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  1. #1
    kitT
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    Shared vs Exclusive (Access 2000)

    <img src=/S/confused.gif border=0 alt=confused width=15 height=20>
    I have two databases that share linked tables (both ways). Before I converted them from Access97 to Access2k, I could have them both open at the same time and edit in design mode etc to my heart's content. Now I can only edit the first one opened. I've tried shared and exclusive default open mode and neither seems to work, they have No Locks as default record locking and "Open databases using record level locking" is checked.

    Am I stuck with this - it is not convenient to have to close one to be able to change the design.

    Thanks for any advice.

  2. #2
    2 Star Lounger
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    Re: Shared vs Exclusive (Access 2000)

    I have a ton of horror stories about converting/viewing/linking etc.... from 97 to 2K, but for the most part the quickest way I have found to correct theses type of problems is to create a new dB and import everything thing into it. That usually sorts out most of my problems.

  3. #3
    kitT
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    Re: Shared vs Exclusive (Access 2000)

    You are saying I *should* be able to design/edit both dbs while they are open? <img src=/S/thinks.gif border=0 alt=thinks width=15 height=15>

  4. #4
    Super Moderator
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    Re: Shared vs Exclusive (Access 2000)

    In Access 2k things got tightened up a bunch - in particular to make a design change to anything other than tables or queries, you must have exclusive access to the database containing the object. Because you are linking tables both ways, you encounter problems. In general that is not recommended - the preferred approach would be to put all tables into a back-end and then link the two front-ends to the tables in the back-end. That also solves the issue of having exclusive access.
    Wendell

  5. #5
    Plutonium Lounger
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    Re: Shared vs Exclusive (Access 2000)

    It is possible to have both a back end and a front end database open and editable in Access 2000 simultaneously. However, if you are cross-linking tables between these two databases and then trying to manipulate forms that rely on the other database or that rely on a mix of tables from the two, then I'm not surprised you ran into problems.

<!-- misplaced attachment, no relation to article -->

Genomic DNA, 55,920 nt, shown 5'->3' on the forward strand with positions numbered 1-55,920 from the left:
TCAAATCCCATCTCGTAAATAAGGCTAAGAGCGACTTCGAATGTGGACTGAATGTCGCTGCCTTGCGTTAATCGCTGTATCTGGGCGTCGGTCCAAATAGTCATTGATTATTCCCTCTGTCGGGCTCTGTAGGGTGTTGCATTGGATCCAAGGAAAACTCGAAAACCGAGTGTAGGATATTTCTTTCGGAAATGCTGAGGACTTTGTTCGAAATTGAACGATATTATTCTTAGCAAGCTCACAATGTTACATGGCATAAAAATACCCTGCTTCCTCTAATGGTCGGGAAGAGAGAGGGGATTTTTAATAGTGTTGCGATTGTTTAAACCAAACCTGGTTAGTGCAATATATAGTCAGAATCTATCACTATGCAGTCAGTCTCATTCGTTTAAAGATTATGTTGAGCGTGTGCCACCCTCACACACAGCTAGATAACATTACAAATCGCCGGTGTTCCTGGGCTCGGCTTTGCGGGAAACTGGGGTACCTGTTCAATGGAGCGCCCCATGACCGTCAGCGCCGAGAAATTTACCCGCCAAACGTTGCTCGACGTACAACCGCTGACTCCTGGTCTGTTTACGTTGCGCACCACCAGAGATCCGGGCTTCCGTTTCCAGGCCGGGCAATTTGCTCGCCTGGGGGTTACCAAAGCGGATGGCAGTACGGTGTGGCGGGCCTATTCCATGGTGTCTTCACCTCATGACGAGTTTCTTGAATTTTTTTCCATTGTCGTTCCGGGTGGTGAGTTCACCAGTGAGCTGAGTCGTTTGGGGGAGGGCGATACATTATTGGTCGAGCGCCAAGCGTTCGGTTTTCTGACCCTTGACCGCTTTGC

It was very easy to get sloppy about design changes in Access 97 and earlier. I'm glad that was changed in 2000 because there were too many times when "no one" was in my database and I made changes to it only to find the next day that my changes were gone because someone had gone home without logging out and when they closed the database, their copy overwrote my changes.

    Cross-linking is simply a bad idea and is to be avoided at all costs. It is also unnecessary and unmanageable.
    Charlotte

  6. #6
    kitT
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    Re: Shared vs Exclusive (Access 2000)

    And until now I was so proud of my achievement (suitably chastised) <img src=/S/blush.gif border=0 alt=blush width=15 height=15>

    What I have is a diary/contact manager that I use to manage appointments, people, phone calls, notes etc and a separate financial system (multiple bank accounts, expenses, etc), which is linked to the diary so that I can automatically generate invoices based on the time worked as shown in the diary. The cross links from the finance system to the diary/contact system are also for billing purposes, so that I can generate invoices etc using the info in the contact manager.

    I have been thinking of revising the system in any case. Should I perhaps separate out the data (keeping it as two separate systems) and create one or two front ends? I prefer to keep the diary/contacts data separate from the financial - both are critical, but I suppose I'd have to say the finance is more critical than the contacts (in any case I do backup frequently).

    As you can tell, I am strictly amateur at this, but would like to do it properly just the same. <img src=/S/yep.gif border=0 alt=yep width=15 height=15>

  7. #7
    Plutonium Lounger
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    Re: Shared vs Exclusive (Access 2000)

    You have a couple of choices. You can put all the data, financial and diary into a single back end and have one or two front ends, or you can separate the data and link to it through a single front end, or you can have separate front and back ends. It sounds to me like the second choice is the best fit for what you're describing.
    Charlotte

  8. #8
    kitT
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    Re: Shared vs Exclusive (Access 2000)

    Thank you - will give some thought to the best way to reconstruct. Tend to agree with you that option 2 is the best. (I must admit it's grown like topsy and needs a good revision).

    <img src=/S/groovin.gif border=0 alt=groovin width=21 height=21>

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